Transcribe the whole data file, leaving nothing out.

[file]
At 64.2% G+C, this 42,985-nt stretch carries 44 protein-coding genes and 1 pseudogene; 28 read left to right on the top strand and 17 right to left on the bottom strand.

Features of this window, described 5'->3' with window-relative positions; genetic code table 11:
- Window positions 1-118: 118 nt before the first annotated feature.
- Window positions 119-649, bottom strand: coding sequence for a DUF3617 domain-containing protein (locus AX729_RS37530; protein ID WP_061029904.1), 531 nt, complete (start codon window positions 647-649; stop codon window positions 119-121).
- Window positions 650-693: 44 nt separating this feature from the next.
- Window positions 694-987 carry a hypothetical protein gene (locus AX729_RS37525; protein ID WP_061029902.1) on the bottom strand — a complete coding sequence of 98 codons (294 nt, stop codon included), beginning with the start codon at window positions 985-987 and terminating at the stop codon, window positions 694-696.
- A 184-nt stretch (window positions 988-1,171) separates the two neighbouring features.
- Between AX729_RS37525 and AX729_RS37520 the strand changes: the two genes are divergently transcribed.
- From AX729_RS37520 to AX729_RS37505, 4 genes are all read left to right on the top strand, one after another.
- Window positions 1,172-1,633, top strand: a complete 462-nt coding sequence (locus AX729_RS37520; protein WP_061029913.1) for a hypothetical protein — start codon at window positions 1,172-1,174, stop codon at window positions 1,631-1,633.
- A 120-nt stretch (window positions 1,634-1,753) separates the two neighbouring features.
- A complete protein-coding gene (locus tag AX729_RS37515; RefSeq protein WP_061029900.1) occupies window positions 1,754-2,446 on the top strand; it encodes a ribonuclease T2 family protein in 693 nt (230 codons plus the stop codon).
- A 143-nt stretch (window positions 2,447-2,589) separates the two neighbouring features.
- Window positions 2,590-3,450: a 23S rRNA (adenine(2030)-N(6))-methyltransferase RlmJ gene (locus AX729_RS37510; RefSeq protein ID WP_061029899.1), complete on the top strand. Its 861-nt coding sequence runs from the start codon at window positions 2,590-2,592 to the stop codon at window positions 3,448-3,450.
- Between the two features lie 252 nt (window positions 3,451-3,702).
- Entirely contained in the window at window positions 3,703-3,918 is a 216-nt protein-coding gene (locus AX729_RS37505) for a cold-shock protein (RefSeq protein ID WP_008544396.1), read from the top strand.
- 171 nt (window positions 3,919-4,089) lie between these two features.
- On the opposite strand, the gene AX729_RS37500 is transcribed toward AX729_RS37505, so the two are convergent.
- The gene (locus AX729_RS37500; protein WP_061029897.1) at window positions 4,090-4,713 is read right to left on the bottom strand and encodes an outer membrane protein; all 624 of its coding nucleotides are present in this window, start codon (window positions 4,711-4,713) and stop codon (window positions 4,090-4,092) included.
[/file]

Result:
At 64.2% G+C, this 42,985-nt stretch carries 44 protein-coding genes and 1 pseudogene; 28 read left to right on the top strand and 17 right to left on the bottom strand.

Features of this window, described 5'->3' with window-relative positions; genetic code table 11:
- Window positions 1-118: 118 nt before the first annotated feature.
- Window positions 119-649, bottom strand: coding sequence for a DUF3617 domain-containing protein (locus AX729_RS37530; protein ID WP_061029904.1), 531 nt, complete (start codon window positions 647-649; stop codon window positions 119-121).
- Window positions 650-693: 44 nt separating this feature from the next.
- Window positions 694-987 carry a hypothetical protein gene (locus AX729_RS37525; protein ID WP_061029902.1) on the bottom strand — a complete coding sequence of 98 codons (294 nt, stop codon included), beginning with the start codon at window positions 985-987 and terminating at the stop codon, window positions 694-696.
- A 184-nt stretch (window positions 988-1,171) separates the two neighbouring features.
- Between AX729_RS37525 and AX729_RS37520 the strand changes: the two genes are divergently transcribed.
- From AX729_RS37520 to AX729_RS37505, 4 genes are all read left to right on the top strand, one after another.
- Window positions 1,172-1,633, top strand: a complete 462-nt coding sequence (locus AX729_RS37520; protein WP_061029913.1) for a hypothetical protein — start codon at window positions 1,172-1,174, stop codon at window positions 1,631-1,633.
- A 120-nt stretch (window positions 1,634-1,753) separates the two neighbouring features.
- A complete protein-coding gene (locus tag AX729_RS37515; RefSeq protein WP_061029900.1) occupies window positions 1,754-2,446 on the top strand; it encodes a ribonuclease T2 family protein in 693 nt (230 codons plus the stop codon).
- A 143-nt stretch (window positions 2,447-2,589) separates the two neighbouring features.
- Window positions 2,590-3,450: a 23S rRNA (adenine(2030)-N(6))-methyltransferase RlmJ gene (locus AX729_RS37510; RefSeq protein ID WP_061029899.1), complete on the top strand. Its 861-nt coding sequence runs from the start codon at window positions 2,590-2,592 to the stop codon at window positions 3,448-3,450.
- Between the two features lie 252 nt (window positions 3,451-3,702).
- Entirely contained in the window at window positions 3,703-3,918 is a 216-nt protein-coding gene (locus AX729_RS37505) for a cold-shock protein (RefSeq protein ID WP_008544396.1), read from the top strand.
- 171 nt (window positions 3,919-4,089) lie between these two features.
- On the opposite strand, the gene AX729_RS37500 is transcribed toward AX729_RS37505, so the two are convergent.
- The gene (locus AX729_RS37500; protein WP_061029897.1) at window positions 4,090-4,713 is read right to left on the bottom strand and encodes an outer membrane protein; all 624 of its coding nucleotides are present in this window, start codon (window positions 4,711-4,713) and stop codon (window positions 4,090-4,092) included.